Hi Mike. I’m compelled to reply regarding the supposed use of corn in Maryland rye whiskey. I have concrete proof of at least two post-Prohibition Maryland rye mashbills that used no corn at all, and I’ve never seen any others that mention corn. In fact, these two producers were very fond of letting you know that there was indeed no corn in their whiskeys.
The mashbill for Baltimore Pure Rye, was “98% rye grain,” while that of the Frank L. Wight distillery of Loreley was proud to note that “The distinctive Maryland rye flavor and bouquet of this whiskey is the result of its having been distilled from rye grain and rye malt exclusively according to a formula perfected in the 60’s by John L. Wight and passed down from father to son through four generations.” That would have made Wight whiskey part of the “all-rye” category. That’s four devoted generations of a legacy Maryland rye distiller that proudly used no corn.
Both of these 1930s *mashbills reflect Monongahela roots, in that Monongahela rye contained no corn either. BPR also used a three-chamber still post-Prohibition, bringing that heritage even closer to the Mon variant.
I have communicated with representatives of both the Maryland Distillers Guild and Sagamore Spirit, and neither can produce a single shred of evidence that Maryland rye (either pre- or post-Pro) contained even one kernel of corn. They base their beliefs solely on period flavor descriptions that mention that Maryuland rye was sweeter that other ryes at the time. That may well have been the case, but it seems to have had nothing to do with the addition of corn.
Keep in mind that these two mashbills are from the 1930s, meaning that they were likely holdovers from before 1920, when there would have been less chance of corn inclusion anyway. They would not have switched from using corn pre-Prohibition to using none after 1933.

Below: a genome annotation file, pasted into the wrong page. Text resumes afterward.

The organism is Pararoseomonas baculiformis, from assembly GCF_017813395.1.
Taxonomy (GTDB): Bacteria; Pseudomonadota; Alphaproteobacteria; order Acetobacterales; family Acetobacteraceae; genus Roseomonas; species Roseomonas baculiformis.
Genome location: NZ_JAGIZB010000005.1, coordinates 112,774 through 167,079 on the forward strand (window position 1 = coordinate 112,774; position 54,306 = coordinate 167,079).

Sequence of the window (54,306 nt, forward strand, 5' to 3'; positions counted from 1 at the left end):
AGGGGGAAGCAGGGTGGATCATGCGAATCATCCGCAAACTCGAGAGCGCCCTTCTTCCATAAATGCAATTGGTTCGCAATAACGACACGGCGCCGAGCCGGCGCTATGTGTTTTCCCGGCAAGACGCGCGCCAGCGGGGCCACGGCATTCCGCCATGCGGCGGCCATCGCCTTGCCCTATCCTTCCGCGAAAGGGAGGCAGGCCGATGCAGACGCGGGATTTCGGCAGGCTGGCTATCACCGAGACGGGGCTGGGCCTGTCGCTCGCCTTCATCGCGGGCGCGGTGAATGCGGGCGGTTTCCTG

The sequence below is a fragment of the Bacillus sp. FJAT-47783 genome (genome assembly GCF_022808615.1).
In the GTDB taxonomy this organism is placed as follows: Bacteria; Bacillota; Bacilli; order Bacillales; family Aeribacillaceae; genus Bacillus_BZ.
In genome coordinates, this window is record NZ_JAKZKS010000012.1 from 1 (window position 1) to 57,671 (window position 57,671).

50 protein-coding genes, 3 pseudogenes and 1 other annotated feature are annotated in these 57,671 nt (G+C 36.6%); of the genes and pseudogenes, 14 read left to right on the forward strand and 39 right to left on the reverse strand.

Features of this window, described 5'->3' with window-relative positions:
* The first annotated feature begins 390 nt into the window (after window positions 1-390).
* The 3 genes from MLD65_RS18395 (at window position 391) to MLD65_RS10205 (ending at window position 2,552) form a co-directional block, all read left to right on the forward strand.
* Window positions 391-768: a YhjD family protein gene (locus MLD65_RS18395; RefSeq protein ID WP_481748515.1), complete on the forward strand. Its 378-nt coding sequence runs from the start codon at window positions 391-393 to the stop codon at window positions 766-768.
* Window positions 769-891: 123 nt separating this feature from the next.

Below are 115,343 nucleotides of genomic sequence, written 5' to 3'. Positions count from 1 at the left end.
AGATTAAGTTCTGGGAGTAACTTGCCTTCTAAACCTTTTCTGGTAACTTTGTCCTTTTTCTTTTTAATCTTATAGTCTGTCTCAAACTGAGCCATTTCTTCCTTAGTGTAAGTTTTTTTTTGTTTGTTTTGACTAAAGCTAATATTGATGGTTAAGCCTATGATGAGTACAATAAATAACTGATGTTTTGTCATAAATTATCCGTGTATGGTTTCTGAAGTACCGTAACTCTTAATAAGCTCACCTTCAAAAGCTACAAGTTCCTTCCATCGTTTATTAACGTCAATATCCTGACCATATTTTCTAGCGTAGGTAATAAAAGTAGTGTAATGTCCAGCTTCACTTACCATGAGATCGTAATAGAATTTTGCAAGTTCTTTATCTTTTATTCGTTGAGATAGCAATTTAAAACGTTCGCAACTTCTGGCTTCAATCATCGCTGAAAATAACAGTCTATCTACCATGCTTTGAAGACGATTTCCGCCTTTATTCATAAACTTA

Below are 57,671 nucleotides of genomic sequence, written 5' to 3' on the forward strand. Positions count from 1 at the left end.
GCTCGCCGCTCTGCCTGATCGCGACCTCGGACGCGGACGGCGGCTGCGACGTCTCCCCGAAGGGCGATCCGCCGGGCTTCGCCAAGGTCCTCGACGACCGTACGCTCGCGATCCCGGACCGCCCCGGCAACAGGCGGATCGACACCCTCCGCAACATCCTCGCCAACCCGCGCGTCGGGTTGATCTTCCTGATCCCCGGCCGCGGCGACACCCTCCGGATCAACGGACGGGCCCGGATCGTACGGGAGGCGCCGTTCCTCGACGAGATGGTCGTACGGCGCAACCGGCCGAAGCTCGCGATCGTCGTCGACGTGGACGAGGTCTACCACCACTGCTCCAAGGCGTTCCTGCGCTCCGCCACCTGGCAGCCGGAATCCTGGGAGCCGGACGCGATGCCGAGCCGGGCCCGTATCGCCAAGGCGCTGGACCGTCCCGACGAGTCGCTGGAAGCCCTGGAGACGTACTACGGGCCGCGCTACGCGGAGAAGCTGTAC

There was also a lot of cross-border trading of stocks between Maryland and Pennsylvania distillers for bottling at their respective plants. If the whiskey was so different, how could they have gotten away with this?
Then there’s Baltimore liquor dealer Edwin Walters, who in the 1880s bought a number of distilleries in Somerset County, Pennsylvania to supply rye whiskey to his outlets. If Maryland rye was so different from that of the Monongahela region, wouldn’t his customers have been disappointed? I say no, and indeed Walters’s success (he was likely the largest liquor dealer in the state’s largest city) in selling Monongahela rye to Marylanders may have actually helped to define the Maryland style, and again, that whiskey likely contained no corn.
Until someone, ANYONE, can dig up a vintage Maryland rye mashbill that mentions corn, I stand by my research and believe that there had to have been other parts of the fermentation or distilling process that made the difference. Also, those flavor descriptors may have come from the days when rectification was more prevalent, and then perhaps might have changed later.
Thanks Mike, for your dedication to spreading the whiskey gospel! I hope you and Rosemary are well and that our paths might cross again soon.